Let me now explain the operation of the second table. Let’s see how a random code sequence is executed. Each time we meet a branch instruction, we just mark what happened: whether the jump was really needed or not. We don’t need the instruction address for now, only the result. As an outcome, we get a sequence of “yes” and “no” answers. Now we can try guessing the next branch. Let’s take 8 last results. There are 2^8=256 combinations possible, so we need a special bit array for 256 elements. When we receive a new result, we write it into the array element, which corresponds to our history. For example, if we have a “history” like “yes-no-yes-no-no-no-no-no” and we find out during the code execution that there is no need in the next jump, we put 0 (“no”) into the array element number 5 (5 = 00000101 in the binary system). Next time we meet the same historical combination, we use the record. It is easily seen that this table would adjust itself nicely to short, but exotic branch sequences.
So, we have seen the main difference of this prediction method from the first one. In the first variant, we follow each branch instruction, independent of its connection to the others. It is all done the opposite way in the second variant: we make predictions basing on a sequence of results, without tying it up to any definite instruction. That’s what the names of the tables – local and global – stand for.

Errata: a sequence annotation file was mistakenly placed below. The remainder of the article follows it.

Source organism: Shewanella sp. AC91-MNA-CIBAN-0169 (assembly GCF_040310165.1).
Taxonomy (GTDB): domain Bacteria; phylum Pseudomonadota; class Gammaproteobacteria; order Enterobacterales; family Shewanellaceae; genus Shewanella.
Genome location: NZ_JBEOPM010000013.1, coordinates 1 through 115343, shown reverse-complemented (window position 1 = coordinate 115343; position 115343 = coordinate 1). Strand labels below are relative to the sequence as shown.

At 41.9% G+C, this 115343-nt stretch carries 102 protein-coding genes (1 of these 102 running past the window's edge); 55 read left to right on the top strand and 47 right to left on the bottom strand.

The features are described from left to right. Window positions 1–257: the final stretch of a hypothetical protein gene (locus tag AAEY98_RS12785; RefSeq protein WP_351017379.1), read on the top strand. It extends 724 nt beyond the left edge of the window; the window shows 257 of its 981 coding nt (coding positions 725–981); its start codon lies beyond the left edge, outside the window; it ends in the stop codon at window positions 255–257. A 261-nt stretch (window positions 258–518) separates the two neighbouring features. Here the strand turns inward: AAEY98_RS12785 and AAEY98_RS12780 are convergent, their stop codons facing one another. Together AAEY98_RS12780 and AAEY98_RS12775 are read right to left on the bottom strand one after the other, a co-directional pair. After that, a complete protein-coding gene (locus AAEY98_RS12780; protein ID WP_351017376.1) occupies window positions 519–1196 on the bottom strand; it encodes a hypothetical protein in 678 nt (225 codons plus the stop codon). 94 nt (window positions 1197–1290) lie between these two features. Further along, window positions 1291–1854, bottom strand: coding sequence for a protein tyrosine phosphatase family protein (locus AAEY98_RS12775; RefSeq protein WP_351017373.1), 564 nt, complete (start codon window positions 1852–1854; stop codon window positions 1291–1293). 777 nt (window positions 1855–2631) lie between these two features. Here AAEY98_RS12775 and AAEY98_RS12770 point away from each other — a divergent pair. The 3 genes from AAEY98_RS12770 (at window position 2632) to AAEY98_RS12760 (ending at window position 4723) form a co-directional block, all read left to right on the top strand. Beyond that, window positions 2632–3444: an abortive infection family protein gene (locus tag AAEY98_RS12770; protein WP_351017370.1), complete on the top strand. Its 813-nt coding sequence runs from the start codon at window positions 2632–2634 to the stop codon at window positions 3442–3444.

We can introduce an improvement to the method: we can try to enhance the latter idea to avoid dealing the same way with all instructions. To do this, we need a bigger table first. Second, we shouldn’t use the global counter alone to access an element of the table, but rather the counter with, say, the address of the current instruction. Thus, the Athlon XP extracts 4 address bits, adds 8 bits of the counter (the data on the last 8 branches) and gets the element index in the global history bimodal counter table (GHBC). The PowerPC970 uses an 11-bit counter, combines it with the address bits (by a logical operation rather than simple addition) and gets a 14-bit address. By the way, there is one more important difference: the Athlon XP (Athlon 64) has a table with 2 bits per entry, not 1 bit as with PowerPC970. 2 bits give us more flexibility as the entry can be not only “yes” or “no”, but also “perhaps yes”, “perhaps no”. But the PowerPC970 has three tables!
The gist of the branch prediction unit of the PowerPC970 processor is that there is a third 16K buffer (!) that analyzes which of the two prediction systems has proven to be more efficient over a given period of time, that is, which of them has a lower percent of wrong predictions. As a result, the processor can adapt itself to the environment in a short time and switch to the prediction algorithm, which is more efficient under the current conditions! It’s really sad that this most exciting solution is rarely mentioned in press. The information above was collected from the datasheets on the Power4 – it seems like PowerPC970 inherited this system from its predecessor.
My resume: it is probable that PowerPC970 has the best branch prediction unit among all modern processors. And we are looking forward to the Power5 where this unit should be enhanced further!